Wednesday, 13 August 2014

Unique genes involved in Lewy body dementia Unique genes involved inLewy body dementia

Unique genes involved in Lewy body dementia Unique genes involved in Lewy body dementia News Events 7 July 2014 A team of researchers from around the world has found that some genes play different roles in Lewy body dementia compared to Alzheimer's and Parkinson's.


This understanding is vital in allowing us to develop new and better treatments.


The discovery, published in the journal Human Molecular Genetics, has been made by an international team of researchers and was kick-started by a collaboration between Parkinson's UK and the Lewy Body Society.


The study used tissue from over 1,000 brains donated for research to see if the genes involved in Parkinson's and Alzheimer's were also involved in Lewy body dementia. What is Lewy body dementia? Lewy body dementia is a type of dementia that is caused by the buildup of sticky protein deposits, called Lewy Bodies, inside brain cells.


The condition has similar symptoms to both Parkinson's and Alzheimer's, such as problems with attention and thinking, and visual hallucinations. People with Lewy body dementia may also develop motor symptoms that are common in Parkinson's such as tremor (shaking) and stiffness.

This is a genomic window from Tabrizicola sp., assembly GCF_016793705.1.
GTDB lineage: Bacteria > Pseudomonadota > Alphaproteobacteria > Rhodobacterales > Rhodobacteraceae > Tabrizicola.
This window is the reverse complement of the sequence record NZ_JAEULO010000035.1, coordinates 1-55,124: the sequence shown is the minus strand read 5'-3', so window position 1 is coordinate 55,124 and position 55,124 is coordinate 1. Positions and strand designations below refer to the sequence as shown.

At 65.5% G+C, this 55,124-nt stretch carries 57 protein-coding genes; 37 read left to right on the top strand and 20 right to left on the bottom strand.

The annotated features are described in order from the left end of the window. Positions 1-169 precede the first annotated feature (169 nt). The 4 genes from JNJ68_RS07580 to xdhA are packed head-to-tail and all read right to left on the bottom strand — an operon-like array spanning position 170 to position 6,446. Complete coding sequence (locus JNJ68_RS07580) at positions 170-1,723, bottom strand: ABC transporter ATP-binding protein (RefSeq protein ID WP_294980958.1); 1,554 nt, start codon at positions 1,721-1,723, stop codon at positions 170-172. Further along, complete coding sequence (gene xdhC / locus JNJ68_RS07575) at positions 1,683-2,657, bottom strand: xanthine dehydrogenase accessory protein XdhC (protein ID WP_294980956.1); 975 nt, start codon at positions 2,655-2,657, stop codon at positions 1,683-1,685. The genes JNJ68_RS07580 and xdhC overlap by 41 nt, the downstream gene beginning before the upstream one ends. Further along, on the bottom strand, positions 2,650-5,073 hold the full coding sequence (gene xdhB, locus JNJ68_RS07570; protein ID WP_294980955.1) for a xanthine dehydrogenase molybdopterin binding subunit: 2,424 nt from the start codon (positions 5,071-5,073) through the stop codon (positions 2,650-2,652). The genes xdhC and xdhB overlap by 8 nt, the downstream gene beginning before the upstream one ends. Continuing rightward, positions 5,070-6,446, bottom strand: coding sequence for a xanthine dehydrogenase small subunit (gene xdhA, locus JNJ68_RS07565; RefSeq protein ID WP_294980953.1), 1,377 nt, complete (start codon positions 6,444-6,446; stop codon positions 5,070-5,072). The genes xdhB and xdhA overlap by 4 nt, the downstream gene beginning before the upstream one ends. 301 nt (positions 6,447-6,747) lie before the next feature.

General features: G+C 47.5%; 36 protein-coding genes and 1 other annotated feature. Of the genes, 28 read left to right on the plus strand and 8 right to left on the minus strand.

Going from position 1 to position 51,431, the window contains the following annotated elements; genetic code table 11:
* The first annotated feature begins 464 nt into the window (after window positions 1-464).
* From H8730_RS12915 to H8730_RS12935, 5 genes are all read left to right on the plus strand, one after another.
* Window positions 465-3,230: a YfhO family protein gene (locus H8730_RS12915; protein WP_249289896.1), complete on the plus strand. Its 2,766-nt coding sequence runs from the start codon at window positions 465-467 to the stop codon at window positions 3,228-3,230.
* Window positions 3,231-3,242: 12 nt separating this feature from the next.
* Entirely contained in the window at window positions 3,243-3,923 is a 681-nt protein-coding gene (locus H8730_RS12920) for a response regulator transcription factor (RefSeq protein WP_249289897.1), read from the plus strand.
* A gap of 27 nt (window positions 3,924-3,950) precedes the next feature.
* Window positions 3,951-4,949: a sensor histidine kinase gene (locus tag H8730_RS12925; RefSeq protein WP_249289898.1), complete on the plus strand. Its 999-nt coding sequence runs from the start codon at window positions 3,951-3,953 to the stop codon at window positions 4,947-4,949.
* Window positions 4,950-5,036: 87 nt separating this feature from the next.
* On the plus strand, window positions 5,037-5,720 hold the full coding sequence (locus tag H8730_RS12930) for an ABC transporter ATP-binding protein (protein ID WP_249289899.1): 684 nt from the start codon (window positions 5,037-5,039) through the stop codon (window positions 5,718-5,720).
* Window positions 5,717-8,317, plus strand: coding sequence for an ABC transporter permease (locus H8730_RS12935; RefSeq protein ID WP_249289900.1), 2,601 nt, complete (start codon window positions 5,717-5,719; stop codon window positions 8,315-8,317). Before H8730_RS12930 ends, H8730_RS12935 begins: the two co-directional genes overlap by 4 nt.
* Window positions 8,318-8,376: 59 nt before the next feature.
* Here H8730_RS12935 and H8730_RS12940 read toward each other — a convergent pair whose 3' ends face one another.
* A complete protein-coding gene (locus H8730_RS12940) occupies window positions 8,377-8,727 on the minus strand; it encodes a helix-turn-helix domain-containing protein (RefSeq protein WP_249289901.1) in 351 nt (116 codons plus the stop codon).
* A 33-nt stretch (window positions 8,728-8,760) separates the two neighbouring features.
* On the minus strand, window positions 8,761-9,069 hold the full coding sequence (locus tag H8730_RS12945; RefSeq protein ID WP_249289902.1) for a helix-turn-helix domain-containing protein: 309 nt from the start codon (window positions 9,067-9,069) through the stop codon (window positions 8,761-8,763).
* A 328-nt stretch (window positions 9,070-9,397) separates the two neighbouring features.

Like Parkinson's and Alzheimer's, the symptoms of Lewy body dementia also get worse over time. These similarities encouraged researchers to investigate if the same genes were involved in the 3 conditions.
Genes involved in Lewy body dementia The genes involved in Lewy body dementia point towards a problem in the way brain cells break down waste – using a structure called the lysosome.
This project was made possible by people donating their brains to research.
This insight could open up new doors for research into treatment for Lewy body dementia and other conditions that affect the brain. Dr Jose Bras, Parkinson's UK-funded scientist, comments: "Changes in genes can help scientists understand what goes wrong in conditions like Lewy body dementia and Parkinson's, and even help with diagnosis.
"This understanding is vital in allowing us to develop new and better treatments.


 "Looking at what happens inside the brain is essential to understand human neurological conditions. This project was made possible by people donating their brains to research." -


See more at: http://www.parkinsons.org.uk/news/7-july-2014/unique-genes-involved-lewy-body-dementia#sthash.bCza7ghu.dpuf

Graduate nurses and dementia

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